When Was Cubic Zirconia Invented


Diamonds might be a girl’s best friend, but they aren’t exactly an affordable stone. Just a small, authentic diamond can cost several hundred dollars. On the other hand, 1 carat of cubic zirconia can be as little as $20. It was initially discovered in 1892, but commercial production did not begin until the late 1970’s. Not one person is truly responsible for the development of cubic zirconia, so let’s take a look through the decades to see who contributed to this diamond substitute.

At First It Wasn’t Even Important

Back in 1937, Stackelberg and Chudoba were busy studying the elements of the Earth. During their research, they discovered that cubic zirconia was growing naturally within regular old zircon. The German scientists thought their discovery was just a byproduct of the formation process and confirmed the presence of it via x-rays. There was just one problem: they thought it was an unimportant discovery. They didn’t even give it a name.

Fast forward about 25 years and head across the border to France. Under the guidance of Roulin and Collongues, scientists are working on growing cubic zirconium under lab conditions. The process, which is called “cold crucible,” yielded the first small crystals that we think of today in the jewelry that sparkles like a diamond.

It was until later, in the next 10 years, that Soviet scientists were able to begin perfecting the process of growing larger crystals and perfecting them into jewelry. The initial jewels that were made were called “fianit” after the institute that helped to create them. This process, called the “skull crucible,” was a formation process that was named after the shape of the container where the crystals were grown.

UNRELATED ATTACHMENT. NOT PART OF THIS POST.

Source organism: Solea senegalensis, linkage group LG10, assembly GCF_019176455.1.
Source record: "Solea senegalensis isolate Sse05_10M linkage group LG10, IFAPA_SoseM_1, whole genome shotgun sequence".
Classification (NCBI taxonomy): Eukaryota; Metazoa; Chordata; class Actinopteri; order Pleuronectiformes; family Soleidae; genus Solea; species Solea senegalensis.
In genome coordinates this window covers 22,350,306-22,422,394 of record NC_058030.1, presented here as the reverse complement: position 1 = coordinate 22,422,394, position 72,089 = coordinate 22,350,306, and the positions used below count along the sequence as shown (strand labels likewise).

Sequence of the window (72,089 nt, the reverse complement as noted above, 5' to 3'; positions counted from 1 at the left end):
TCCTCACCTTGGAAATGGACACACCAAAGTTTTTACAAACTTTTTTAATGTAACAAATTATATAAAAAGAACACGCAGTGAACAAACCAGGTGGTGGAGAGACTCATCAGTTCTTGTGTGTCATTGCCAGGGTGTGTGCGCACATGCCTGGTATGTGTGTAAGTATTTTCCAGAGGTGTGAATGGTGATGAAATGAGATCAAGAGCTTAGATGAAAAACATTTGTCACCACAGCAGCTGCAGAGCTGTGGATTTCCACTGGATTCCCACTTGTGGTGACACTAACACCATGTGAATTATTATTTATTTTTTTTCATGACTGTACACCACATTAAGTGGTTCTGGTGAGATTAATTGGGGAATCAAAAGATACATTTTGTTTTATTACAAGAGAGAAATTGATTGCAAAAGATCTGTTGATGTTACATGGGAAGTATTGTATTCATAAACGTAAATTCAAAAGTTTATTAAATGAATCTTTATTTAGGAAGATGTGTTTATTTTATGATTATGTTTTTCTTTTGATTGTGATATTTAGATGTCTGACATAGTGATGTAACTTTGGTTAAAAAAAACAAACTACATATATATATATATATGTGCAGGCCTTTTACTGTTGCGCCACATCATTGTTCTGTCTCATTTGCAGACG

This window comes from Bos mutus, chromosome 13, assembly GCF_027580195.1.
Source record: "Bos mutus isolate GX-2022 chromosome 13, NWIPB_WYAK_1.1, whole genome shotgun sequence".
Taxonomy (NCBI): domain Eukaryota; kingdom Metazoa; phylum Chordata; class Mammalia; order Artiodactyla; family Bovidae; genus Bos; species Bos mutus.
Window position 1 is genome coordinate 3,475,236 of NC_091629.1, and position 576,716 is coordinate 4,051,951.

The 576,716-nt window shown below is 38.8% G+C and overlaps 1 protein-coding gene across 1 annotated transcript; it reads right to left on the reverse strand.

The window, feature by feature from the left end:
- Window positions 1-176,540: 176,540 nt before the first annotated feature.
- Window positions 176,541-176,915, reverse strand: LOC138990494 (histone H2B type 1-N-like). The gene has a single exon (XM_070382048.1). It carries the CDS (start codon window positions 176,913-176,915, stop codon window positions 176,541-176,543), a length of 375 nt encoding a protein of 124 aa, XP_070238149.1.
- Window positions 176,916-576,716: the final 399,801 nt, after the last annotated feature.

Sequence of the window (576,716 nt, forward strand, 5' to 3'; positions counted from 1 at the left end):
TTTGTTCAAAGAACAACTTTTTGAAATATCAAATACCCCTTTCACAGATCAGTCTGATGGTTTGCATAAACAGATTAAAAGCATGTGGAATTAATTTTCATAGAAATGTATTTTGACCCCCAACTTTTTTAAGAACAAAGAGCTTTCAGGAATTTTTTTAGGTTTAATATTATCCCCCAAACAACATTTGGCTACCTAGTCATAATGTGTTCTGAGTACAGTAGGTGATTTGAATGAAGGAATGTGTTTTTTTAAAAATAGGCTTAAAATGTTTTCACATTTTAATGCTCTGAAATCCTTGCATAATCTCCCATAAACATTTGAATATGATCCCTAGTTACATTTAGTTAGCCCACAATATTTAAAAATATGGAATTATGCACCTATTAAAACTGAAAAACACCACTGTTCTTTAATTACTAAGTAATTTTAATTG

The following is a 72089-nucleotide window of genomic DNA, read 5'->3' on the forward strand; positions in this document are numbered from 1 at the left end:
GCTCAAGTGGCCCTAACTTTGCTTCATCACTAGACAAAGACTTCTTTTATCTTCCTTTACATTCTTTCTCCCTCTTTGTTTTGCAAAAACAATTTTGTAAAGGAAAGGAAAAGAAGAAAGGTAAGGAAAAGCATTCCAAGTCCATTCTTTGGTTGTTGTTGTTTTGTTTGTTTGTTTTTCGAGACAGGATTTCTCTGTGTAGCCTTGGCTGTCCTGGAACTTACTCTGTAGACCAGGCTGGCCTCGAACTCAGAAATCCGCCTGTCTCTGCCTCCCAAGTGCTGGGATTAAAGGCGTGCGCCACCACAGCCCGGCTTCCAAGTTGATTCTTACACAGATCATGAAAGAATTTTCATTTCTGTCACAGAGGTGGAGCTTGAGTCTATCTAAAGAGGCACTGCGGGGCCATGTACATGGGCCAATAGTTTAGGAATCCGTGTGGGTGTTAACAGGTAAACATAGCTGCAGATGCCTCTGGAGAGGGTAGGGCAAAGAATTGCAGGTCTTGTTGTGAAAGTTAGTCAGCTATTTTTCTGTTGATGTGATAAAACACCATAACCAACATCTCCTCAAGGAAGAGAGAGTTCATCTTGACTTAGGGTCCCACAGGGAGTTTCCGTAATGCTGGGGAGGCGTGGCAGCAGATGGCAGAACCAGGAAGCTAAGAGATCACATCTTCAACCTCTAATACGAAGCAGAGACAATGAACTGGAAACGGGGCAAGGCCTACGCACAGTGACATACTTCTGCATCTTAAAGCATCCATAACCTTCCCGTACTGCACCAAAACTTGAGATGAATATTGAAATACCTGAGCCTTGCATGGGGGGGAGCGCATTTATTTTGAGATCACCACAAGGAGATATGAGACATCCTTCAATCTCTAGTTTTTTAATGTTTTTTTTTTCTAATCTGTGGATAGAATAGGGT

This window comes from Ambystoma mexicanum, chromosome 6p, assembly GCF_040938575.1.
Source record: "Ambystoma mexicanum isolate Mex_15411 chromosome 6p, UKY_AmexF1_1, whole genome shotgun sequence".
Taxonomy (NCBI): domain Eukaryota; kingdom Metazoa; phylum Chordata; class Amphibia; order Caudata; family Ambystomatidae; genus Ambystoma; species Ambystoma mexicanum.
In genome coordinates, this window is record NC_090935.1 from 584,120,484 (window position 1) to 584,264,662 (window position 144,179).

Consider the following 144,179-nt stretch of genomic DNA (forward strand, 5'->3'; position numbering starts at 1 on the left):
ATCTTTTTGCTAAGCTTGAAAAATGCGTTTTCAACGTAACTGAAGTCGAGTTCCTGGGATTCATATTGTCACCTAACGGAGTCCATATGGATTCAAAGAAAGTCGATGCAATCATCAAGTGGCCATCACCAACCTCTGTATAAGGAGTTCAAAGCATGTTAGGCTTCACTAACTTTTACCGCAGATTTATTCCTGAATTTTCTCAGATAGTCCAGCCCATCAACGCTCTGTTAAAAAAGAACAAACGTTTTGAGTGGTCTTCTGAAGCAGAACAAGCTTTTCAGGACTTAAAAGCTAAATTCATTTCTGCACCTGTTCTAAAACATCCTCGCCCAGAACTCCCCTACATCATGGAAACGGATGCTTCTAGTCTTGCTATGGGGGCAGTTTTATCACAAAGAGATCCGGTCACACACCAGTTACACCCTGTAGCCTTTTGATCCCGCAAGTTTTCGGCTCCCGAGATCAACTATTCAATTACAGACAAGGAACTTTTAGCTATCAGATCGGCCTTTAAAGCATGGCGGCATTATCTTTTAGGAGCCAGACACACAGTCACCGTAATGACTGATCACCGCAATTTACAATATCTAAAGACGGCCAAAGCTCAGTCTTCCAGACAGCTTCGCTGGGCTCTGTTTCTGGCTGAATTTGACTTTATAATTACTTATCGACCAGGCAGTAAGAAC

Did You Know Cubic Zirconia Grows Naturally?

The natural form of cubic zirconia is actually very rare. It is so rare, in fact, that all of the cubic zirconia jewelry that is on the market today has been synthetically grown. Cubic zirconia actually has more refraction than a diamond, so today’s manufacturers have begun adding new products to the stones to make them appear more real. One of those advancements is a diamond-like carbon that tones down the luster of the stone and makes it harder.

Other additions, including gold, topaz, or quartz have been added as a thin oxide layer to cubic zirconia to give it a unique sheen. The effect is not permanent because abrasions will take off the thin oxide layer, but the invention is another aspect of how this stone has infiltrated all parts of society.

For a stone that has only been sold for about 40 years, there was a lot of work that took place before cubic zirconia could become a commercial success. It may occur naturally, but if you are wearing a piece of this synthesized material, you are wearing something that came from the imagination of one of today’s scientific minds.

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